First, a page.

Friday, 19 December 2014

The Origin of Santa Claus and the Customs of Christmas: Part One

Santa Claus with Little Girl by MeeranUhm
 Everyone loves Santa Claus - the jolly bearded man dressed in red and white who comes down the chimney to deliver presents on Christmas Eve.  He has many names,  Saint Nicholas, Father Christmas and Kris Kringle to name a few.  But where did Santa Claus come from and how did the tradition of Christmas begin?  Lets look back through time and trace the origins of Santa Claus and the customs of Christmas.

Popular opinion states that Santa Claus was inspired by Saint Nicholas - a kind hearted and generous bishop.  So this is where we will start our search for the origin of Santa. 

The Legend of Saint Nicholas

     'Long ago, in a far off land known today as Turkey, there was a boy named Nicholas.  Nicholas was a person who created numerous miracles and accomplished many good deeds.  As a teenager, Nicholas inherited a vast fortune, but he had no idea what to do with it.  Wanting to help those less fortunate than himself, Nicholas set out to make the wishes of others come true.  While Nicholas knew the townspeople needed his held, he was also aware that they were a very proud people, so Nicholas decided to help his friends secretly.
    Each night, Nicholas would disguise himself and deliver such items as food, clothing, and money to the people of his village.  Of all the townspeople, Nicholas felt the closest bond with one specific family.  In this family, there were three daughters.  Sadly, the family was very poor and the father felt much pain over the fact that he couldn't afford the weddings of each daughter.  In his desire to help the family, Nicholas left a bag of gold on the father's doorstep as the wedding of the eldest daughter approached.
Saint Nicholas of Myra by Vicki Shuck
    When it was time for the second daughter to marry, Nicholas again visited the family.  He threw another bag of gold into the family's chimney.  The family greatly appreciated the individual who was providing them with such a fortune, but they had no idea who this person could be.  As the third daughter's wedding neared, the father decided to stand guard so he could identify this generous stranger who had given his family such happiness.  Nicholas arrived and tossed a bag of gold through an open window and, upon hearing the bag of gold land on the floor, the father chased Nicholas until he caught him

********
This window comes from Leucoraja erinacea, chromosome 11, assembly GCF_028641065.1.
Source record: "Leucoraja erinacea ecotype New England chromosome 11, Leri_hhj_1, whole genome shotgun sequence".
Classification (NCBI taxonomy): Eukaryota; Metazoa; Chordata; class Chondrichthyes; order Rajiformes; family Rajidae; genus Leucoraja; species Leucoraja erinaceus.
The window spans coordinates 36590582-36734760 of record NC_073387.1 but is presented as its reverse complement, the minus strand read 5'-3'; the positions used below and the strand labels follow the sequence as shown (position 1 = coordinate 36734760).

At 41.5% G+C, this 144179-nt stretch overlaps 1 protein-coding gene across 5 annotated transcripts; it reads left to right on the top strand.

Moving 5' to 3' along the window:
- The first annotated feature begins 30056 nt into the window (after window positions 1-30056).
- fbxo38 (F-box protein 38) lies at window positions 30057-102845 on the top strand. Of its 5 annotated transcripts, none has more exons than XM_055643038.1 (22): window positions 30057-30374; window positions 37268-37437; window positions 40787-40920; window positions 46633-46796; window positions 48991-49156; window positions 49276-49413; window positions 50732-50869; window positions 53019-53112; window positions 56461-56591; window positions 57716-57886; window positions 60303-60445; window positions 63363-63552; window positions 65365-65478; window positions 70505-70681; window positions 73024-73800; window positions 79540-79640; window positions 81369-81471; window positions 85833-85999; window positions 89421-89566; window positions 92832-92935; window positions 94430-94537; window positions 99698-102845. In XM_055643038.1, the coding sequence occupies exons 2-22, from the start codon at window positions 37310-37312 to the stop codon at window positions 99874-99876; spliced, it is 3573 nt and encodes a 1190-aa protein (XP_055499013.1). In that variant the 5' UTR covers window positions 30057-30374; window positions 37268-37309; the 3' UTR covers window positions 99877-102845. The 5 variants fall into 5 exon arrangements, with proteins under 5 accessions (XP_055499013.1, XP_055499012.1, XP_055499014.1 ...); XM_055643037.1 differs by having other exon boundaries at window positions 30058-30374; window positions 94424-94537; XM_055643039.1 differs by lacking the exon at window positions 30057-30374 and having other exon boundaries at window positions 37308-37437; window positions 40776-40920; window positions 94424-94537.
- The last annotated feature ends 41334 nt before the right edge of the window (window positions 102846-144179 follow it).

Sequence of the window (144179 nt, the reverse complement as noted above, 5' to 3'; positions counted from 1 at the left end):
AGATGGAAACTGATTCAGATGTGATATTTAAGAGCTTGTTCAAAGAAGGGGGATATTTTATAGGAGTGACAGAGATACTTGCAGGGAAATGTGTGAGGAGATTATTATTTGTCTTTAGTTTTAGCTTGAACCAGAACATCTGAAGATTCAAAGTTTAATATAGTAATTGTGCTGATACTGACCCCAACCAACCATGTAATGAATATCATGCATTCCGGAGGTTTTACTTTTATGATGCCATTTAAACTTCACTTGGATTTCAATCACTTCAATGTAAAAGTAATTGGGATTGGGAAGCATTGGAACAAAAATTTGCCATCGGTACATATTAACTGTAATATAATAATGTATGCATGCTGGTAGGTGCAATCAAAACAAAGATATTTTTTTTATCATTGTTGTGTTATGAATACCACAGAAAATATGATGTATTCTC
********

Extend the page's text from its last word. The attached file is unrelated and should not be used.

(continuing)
Nicholas didn't want the father to make his identity known and had the man promise to keep it a secret.  However, the father's gratitude was so great that he was unable to keep his promise and soon the whole town knew that Nicholas was responsible for the acts of generosity which had been happening throughout the entire town.
    Every year, in December, Nicholas took it upon himself to reward all the girls and boys who had been good during the year by giving them gifts.  And he is still remembered today for his kindness, generosity and love for the children.  In honour of this great saint, countries across the world give gifts to children on the day of Saint Nicholas, December 6th.

Who was Saint Nicholas?

Stained Glass Window of St. Nicholas & a Chorister
While the legend of Saint Nicholas is prevalent throughout the world, there are very few surviving documents of Saint Nicholas.  Much of what we think we know is little more than legend, passed down through the generations and growing with every telling.  But what do we really know about Saint Nicholas?

The first known reference of Saint Nicholas dates back to between 510 and 515, with the writer Theodor, lector of Byzantinum, in the book 'Tripartite History.  This literature is entirely dependant on three 5th century historians: Socrates, Sozomen, and Theodor.  His name appears within Theodor's list of participants of the Council of Nicaea, where it says, 'Nicholas of Myra of Lycia.'

Several churches were built in his name - Emperor Theodosius II (401-550) had a church constructed in Myra which became known as the Church of St. Nicholas, while the Roman Emperor Justinian (527-565) restored a St. Nicholas church just outside of the summer palace of Blachernes.  The most significant documentation of Saint Nicholas appears in the biography of bishop Nicholas of Sion, where we are told, 'And going down to the metropolis of Myra, he went off to the martyrium of the glorious Saint Nicholas.'  This is considered to be 'confirmation that the man who would become Santa once existed.'